13. 13.
    Krajzewicz D, Erdmann J, Behrisch M, Bieker L (2012) Recent development and applications of sumo–simulation of urban mobility. Int J Adv Syst Measur, 5(3&4)Google Scholar
  14. 14.
    Lee J, Park B (2012) Development and evaluation of a cooperative vehicle intersection control algorithm under the connected vehicles environment. IEEE Trans Intell Transp Syst 13(1):81–90CrossRefGoogle Scholar
  15. 15.
    Li DP, Liu YJ, Tong S, Chen CP, Li DJ (2018) Neural networks-based adaptive control for nonlinear state constrained systems with input delay. IEEE Transactions on CyberneticsGoogle Scholar
  16. 16.
    Liu L, Liu YJ, Tong S (2018) Neural networks-based adaptive finite-time fault-tolerant control for a class of strict-feedback switched nonlinear systems. IEEE Transactions on CyberneticsGoogle Scholar
  17. 17.
    Liu YJ, Gong M, Tong S, Chen CP, Li DJ (2018) Adaptive fuzzy output feedback control for a class of nonlinear systems with full state constraints. IEEE Transactions on Fuzzy SystemsGoogle Scholar
  18. 18.
    Liu YJ, Lu S, Tong S, Chen X, Chen CP, Li DJ (2018) Adaptive control-based barrier lyapunov functions for a class of stochastic nonlinear systems with full state constraints. Automatica 87:83–93MathSciNetCrossRefzbMATHGoogle Scholar
  19. 19.
    Lu Q, Kim KD (2016) Intelligent intersection management of autonomous traffic using discrete-time occupancies trajectory. J Traffic Logist Eng 4(1):1–6Google Scholar
  20. 20.
    Malikopoulos AA, Cassandras CG (2016) Decentralized optimal control for connected and automated vehicles at an intersection. arXiv:1602.03786
  21. 21.
    Markoff J (2010) Google cars drive themselves, in traffic. New York Times 10(A1):9Google Scholar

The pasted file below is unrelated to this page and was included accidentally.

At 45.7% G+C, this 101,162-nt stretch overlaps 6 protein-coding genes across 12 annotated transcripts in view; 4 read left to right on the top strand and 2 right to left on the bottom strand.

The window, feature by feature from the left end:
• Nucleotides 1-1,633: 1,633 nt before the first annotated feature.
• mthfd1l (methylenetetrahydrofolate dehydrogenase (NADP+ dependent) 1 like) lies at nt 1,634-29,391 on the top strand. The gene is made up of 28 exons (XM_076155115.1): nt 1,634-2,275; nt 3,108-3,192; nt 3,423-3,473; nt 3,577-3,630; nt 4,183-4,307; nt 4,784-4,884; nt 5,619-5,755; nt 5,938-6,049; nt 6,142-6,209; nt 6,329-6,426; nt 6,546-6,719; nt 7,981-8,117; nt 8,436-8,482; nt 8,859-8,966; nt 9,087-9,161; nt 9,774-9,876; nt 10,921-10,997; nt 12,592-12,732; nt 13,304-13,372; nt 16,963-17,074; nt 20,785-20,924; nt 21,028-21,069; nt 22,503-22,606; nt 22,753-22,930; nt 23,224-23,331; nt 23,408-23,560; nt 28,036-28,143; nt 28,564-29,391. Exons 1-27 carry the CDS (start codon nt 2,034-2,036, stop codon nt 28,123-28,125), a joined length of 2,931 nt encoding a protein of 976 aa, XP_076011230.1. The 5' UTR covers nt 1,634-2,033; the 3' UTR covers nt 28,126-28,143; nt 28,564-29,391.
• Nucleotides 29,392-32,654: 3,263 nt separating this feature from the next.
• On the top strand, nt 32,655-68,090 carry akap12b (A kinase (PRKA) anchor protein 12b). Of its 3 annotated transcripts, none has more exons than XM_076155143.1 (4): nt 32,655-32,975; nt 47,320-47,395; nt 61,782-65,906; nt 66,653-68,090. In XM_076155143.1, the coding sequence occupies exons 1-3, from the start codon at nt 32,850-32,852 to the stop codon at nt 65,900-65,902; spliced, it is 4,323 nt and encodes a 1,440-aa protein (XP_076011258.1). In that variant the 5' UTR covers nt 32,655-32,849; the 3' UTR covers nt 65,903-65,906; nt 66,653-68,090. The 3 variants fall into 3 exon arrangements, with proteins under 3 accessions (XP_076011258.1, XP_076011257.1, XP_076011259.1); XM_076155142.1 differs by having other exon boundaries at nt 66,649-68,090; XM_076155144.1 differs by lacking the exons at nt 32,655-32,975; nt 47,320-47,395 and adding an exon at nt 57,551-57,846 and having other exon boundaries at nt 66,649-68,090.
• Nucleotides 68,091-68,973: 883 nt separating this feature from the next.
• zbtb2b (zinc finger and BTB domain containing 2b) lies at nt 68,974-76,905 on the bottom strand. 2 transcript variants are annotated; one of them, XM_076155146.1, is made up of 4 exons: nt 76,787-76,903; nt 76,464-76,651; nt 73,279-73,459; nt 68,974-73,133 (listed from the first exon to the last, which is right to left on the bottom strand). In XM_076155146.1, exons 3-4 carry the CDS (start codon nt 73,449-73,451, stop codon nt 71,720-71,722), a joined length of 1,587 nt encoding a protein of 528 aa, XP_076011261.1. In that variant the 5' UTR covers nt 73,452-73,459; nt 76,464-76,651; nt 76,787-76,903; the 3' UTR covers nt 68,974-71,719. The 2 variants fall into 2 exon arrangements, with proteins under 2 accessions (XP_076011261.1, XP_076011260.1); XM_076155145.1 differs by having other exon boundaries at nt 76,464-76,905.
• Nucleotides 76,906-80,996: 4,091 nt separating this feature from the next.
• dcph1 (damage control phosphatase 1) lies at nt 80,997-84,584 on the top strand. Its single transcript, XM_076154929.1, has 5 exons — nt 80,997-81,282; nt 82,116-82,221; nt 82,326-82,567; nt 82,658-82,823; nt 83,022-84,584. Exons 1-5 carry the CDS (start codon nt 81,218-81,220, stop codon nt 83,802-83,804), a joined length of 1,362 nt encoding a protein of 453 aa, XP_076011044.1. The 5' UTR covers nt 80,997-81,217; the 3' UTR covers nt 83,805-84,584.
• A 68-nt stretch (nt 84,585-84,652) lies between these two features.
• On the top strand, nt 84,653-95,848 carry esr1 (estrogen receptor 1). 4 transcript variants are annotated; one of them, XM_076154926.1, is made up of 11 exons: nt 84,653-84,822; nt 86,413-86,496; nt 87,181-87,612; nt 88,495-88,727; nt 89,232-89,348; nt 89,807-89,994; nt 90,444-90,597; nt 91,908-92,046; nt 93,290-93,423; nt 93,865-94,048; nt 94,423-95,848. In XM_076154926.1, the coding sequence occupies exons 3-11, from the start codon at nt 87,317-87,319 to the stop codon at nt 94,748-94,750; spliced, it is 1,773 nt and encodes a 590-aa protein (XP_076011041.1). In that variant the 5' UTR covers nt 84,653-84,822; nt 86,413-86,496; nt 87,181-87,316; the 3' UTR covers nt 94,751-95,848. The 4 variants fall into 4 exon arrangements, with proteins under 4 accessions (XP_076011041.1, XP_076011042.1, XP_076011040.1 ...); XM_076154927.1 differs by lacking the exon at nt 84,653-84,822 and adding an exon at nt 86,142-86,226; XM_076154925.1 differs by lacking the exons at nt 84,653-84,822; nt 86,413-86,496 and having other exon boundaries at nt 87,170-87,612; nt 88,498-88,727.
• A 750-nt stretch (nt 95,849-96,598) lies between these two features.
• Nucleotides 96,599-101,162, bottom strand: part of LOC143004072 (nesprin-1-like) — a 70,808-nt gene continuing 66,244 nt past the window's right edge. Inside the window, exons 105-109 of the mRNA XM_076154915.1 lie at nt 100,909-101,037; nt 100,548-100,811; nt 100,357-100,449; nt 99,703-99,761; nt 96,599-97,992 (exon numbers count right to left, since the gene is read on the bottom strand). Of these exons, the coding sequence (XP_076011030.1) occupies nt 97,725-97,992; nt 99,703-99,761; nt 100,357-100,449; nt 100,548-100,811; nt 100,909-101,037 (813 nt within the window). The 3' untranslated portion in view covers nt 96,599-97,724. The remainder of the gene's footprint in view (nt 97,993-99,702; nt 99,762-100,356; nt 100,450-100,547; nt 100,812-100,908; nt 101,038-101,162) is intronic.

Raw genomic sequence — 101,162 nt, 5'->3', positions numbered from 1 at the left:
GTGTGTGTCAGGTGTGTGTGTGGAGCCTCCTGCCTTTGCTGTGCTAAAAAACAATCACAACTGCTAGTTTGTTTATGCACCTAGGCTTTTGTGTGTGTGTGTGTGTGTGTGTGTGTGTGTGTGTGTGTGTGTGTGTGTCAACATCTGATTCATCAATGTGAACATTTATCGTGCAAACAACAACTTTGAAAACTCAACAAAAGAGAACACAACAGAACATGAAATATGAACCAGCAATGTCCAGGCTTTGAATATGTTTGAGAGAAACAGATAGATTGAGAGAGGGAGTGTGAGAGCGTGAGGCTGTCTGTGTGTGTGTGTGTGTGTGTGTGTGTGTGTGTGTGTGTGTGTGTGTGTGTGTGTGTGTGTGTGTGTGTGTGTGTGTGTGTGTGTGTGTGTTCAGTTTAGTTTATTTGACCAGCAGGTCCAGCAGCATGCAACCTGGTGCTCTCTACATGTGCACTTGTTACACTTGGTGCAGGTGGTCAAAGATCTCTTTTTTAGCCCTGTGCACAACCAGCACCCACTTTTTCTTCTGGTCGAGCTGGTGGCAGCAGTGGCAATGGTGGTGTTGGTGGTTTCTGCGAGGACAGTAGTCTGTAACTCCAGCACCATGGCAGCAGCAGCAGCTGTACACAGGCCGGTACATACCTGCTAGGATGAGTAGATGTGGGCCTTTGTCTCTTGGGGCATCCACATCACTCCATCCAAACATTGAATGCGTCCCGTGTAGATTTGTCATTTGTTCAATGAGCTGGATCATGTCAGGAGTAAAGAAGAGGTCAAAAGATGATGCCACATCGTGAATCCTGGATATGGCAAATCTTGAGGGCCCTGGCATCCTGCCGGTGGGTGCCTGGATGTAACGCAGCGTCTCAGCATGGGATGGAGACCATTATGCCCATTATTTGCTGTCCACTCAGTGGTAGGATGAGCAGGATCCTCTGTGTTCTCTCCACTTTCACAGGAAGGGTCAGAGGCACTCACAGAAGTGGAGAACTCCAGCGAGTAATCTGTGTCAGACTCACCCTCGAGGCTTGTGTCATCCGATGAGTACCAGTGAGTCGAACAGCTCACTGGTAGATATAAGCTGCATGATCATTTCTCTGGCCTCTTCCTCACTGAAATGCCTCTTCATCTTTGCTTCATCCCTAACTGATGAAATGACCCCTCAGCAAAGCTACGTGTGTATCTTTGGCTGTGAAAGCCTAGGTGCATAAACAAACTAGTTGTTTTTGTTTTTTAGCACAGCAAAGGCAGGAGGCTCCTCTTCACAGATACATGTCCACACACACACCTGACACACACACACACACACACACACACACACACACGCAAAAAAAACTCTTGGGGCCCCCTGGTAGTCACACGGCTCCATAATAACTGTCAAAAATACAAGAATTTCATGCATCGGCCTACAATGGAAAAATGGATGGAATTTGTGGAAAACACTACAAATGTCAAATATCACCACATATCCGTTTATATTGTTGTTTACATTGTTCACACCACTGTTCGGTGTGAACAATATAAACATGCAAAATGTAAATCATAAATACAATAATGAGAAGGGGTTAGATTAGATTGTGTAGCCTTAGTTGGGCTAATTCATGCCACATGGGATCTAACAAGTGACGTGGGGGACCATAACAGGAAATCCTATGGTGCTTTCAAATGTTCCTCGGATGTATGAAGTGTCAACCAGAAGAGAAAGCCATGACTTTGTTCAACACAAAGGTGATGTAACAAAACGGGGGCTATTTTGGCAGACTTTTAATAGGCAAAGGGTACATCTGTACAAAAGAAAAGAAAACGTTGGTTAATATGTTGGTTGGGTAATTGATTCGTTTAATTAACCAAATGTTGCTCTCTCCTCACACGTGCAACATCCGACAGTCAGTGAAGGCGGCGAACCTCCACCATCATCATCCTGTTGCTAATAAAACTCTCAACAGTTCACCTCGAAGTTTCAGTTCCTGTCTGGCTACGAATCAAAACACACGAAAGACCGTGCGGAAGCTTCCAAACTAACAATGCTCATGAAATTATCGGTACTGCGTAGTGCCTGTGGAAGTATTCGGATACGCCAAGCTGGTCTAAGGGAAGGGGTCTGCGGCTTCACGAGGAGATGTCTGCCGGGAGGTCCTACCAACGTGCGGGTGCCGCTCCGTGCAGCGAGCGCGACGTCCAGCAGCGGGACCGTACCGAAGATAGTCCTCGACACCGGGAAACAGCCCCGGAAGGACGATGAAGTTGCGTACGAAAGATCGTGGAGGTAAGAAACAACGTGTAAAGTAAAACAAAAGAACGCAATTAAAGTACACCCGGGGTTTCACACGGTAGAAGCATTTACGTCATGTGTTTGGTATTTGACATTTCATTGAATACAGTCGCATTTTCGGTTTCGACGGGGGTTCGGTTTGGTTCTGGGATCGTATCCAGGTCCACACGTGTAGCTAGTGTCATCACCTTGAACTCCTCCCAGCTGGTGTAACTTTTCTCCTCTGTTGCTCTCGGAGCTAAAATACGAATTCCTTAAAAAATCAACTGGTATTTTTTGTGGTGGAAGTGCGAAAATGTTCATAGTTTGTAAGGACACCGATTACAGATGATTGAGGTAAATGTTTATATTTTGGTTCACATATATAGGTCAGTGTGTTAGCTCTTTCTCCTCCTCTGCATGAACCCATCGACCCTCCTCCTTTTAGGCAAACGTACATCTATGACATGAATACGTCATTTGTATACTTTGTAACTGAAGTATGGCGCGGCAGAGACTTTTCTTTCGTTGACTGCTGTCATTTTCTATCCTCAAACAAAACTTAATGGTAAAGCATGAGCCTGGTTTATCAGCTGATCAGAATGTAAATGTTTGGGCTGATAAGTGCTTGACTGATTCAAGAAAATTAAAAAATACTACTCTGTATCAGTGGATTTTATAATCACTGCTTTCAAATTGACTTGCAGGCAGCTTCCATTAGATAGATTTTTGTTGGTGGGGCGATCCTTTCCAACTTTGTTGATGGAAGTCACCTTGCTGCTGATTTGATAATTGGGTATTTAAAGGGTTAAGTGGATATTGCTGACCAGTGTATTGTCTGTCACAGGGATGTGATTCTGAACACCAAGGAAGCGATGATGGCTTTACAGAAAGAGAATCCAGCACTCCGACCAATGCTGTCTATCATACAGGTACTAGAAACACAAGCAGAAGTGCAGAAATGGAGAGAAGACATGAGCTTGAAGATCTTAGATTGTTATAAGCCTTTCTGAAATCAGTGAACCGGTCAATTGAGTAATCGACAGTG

22. 22.
    Miculescu D, Karaman S (2016) Polling-systems-based autonomous vehicle coordination in traffic intersections with no traffic signals. arXiv:1607.07896
  23. 23.
    Neto FDN, de Souza Baptista C, Campelo CE (2018) Combining Markov model and prediction by partial matching compression technique for route and destination prediction. Knowl-Based Syst 154:81–92CrossRefGoogle Scholar
  24. 24.
    Onieva E, Hernández-Jayo U, Osaba E, Perallos A, Zhang X (2015) A multi-objective evolutionary algorithm for the tuning of fuzzy rule bases for uncoordinated intersections in autonomous driving. Inform Sci 321:14–30CrossRefGoogle Scholar
  25. 25.
    Tientrakool P, Ho YC, Maxemchuk NF (2011) Highway capacity benefits from using vehicle-to-vehicle communication and sensors for collision avoidance. In: 2011 IEEE on vehicular technology conference (VTC Fall). IEEE, pp 1–5Google Scholar
  26. 26.
    Vasirani M, Ossowski S (2012) A market-inspired approach for intersection management in urban road traffic networks. J Artif Intell Res 43:621–659CrossRefzbMATHGoogle Scholar
  27. 27.
    Wang P, Li W, Li C, Hou Y (2018) Action recognition based on joint trajectory maps with convolutional neural networks. Knowledge-Based SystemsGoogle Scholar
  28. 28.
    Wu J, Abbas-Turki A, El Moudni A (2012) Cooperative driving: an ant colony system for autonomous intersection management. Appl Intell 37(2):207–222CrossRefGoogle Scholar
  29. 29.
    Wuthishuwong C, Traechtler A, Bruns T (2015) Safe trajectory planning for autonomous intersection management by using vehicle to infrastructure communication. EURASIP J Wirel Commun Netw 2015(1):1–12CrossRefGoogle Scholar

Copyright information

© Springer Science+Business Media, LLC, part of Springer Nature 2018

Authors and Affiliations

  1. 1.Department of Electrical and Computer EngineeringUniversity of DenverDenverUSA
  2. 2.Department of Information and Communication EngineeringDGISTDaeguRepublic of Korea

Personalised recommendations